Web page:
Is Delegating Demoralizing?

Is Delegating Demoralizing?

Clearly you have more to do than you could or should be doing on your own. Whether you lead a team or work solo, as your small groups ministry grows, there is more to do than is humanly possible. You have to multiply yourself for sure. You have to pass things on to other capable folks or else you will continue to feel like your failing your leaders or you will burn yourself out. (Give yourself a promotion!) But, as you delegate to capable people, could it be demoralizing?

What Are You Delegating?

You can delegate ministry tasks like calling to check in on group leaders, collecting reports, or visiting groups. This is how my church used to coach leaders. The coaches attended the huddles that I led. The coaches visited groups, then turned in a report to me. One coach, I’ll call her “Carol” since that was her name gave me some feedback. “I feel like I’m your spy.” I had sent her on a mission to observe groups and turn in a report on them. She was my spy. Later, she told me she was bored with coaching. I thought, “Why is Carol bored? I’m busy.” Then it dawned on me.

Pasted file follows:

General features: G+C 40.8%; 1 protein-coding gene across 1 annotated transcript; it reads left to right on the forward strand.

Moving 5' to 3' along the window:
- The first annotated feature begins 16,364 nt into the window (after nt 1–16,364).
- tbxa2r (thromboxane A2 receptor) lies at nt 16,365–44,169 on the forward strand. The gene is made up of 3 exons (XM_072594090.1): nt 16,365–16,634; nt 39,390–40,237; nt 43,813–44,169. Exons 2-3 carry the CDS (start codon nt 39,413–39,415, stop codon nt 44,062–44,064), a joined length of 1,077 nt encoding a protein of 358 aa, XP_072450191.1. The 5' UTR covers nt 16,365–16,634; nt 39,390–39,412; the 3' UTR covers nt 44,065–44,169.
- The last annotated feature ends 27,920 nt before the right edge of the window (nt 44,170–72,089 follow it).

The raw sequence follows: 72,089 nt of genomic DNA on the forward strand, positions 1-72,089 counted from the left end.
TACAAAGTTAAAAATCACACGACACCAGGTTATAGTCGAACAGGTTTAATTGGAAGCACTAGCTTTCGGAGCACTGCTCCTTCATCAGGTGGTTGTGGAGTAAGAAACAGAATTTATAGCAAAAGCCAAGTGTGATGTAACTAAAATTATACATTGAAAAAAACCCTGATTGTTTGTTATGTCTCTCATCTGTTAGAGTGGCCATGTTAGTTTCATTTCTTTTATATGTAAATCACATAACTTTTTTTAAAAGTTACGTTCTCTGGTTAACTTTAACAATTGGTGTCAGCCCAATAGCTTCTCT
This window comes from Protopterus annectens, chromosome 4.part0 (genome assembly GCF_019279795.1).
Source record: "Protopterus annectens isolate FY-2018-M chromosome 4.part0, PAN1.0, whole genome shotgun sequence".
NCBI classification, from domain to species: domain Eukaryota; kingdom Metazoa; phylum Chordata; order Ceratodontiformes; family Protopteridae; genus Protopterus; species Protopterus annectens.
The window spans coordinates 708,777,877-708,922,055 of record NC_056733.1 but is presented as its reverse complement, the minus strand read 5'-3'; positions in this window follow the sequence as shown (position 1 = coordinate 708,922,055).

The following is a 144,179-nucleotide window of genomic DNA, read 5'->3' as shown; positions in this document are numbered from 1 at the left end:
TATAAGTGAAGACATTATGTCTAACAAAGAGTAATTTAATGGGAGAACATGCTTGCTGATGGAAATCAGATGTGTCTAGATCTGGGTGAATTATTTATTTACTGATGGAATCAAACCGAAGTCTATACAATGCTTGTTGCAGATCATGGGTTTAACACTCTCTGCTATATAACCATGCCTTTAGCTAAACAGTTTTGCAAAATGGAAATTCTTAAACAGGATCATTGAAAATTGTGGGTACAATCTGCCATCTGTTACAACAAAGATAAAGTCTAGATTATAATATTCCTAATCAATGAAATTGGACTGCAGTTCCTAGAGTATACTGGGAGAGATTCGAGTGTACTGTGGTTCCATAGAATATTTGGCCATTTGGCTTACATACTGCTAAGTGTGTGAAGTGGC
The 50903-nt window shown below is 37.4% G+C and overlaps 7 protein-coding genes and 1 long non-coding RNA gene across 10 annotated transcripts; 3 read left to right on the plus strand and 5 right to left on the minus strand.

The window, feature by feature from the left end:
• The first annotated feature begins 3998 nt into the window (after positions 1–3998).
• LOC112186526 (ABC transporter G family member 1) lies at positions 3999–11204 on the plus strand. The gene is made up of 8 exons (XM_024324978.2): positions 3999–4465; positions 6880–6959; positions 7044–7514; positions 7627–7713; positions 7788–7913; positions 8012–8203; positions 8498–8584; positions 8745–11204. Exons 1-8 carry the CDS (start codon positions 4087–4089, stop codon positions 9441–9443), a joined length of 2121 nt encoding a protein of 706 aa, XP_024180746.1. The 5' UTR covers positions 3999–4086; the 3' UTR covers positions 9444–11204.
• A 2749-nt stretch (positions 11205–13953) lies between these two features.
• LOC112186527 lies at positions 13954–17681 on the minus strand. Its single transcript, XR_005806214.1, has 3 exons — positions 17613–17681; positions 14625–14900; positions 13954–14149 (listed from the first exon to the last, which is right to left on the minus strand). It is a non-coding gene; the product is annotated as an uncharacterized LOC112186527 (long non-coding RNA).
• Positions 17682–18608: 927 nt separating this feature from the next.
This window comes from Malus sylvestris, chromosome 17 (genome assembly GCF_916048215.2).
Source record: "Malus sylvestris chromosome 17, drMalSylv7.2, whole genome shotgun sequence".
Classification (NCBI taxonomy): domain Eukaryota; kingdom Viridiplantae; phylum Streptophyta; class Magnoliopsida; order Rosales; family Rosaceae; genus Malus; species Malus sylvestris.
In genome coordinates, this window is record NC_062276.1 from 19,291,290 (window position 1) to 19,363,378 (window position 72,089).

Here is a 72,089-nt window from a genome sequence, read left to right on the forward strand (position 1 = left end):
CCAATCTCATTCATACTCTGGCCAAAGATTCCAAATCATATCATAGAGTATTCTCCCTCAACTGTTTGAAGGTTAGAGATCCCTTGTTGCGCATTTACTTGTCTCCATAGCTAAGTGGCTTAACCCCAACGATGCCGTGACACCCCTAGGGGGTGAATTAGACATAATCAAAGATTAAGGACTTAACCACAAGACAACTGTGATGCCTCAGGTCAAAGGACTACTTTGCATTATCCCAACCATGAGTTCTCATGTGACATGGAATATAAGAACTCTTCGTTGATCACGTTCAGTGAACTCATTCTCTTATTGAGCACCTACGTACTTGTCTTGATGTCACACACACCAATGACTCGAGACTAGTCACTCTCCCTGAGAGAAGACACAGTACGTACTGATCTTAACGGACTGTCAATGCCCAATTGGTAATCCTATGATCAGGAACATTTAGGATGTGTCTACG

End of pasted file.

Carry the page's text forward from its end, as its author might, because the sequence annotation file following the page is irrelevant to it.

I had delegated tasks, but not responsibility or authority. I told them what to do for me, then to report back to me. (Are you catching on to the problem here?) The coaches couldn’t make decisions for the ministry. The coaches couldn’t call an audible to help a leader. They could gather data and report back to me. This brand of coaching was disempowering and demoralizing. It looked liked coaching. It was called coaching. But, it ended up being another mechanism to fulfill my need for control. It wasn’t good.

How to Empower Others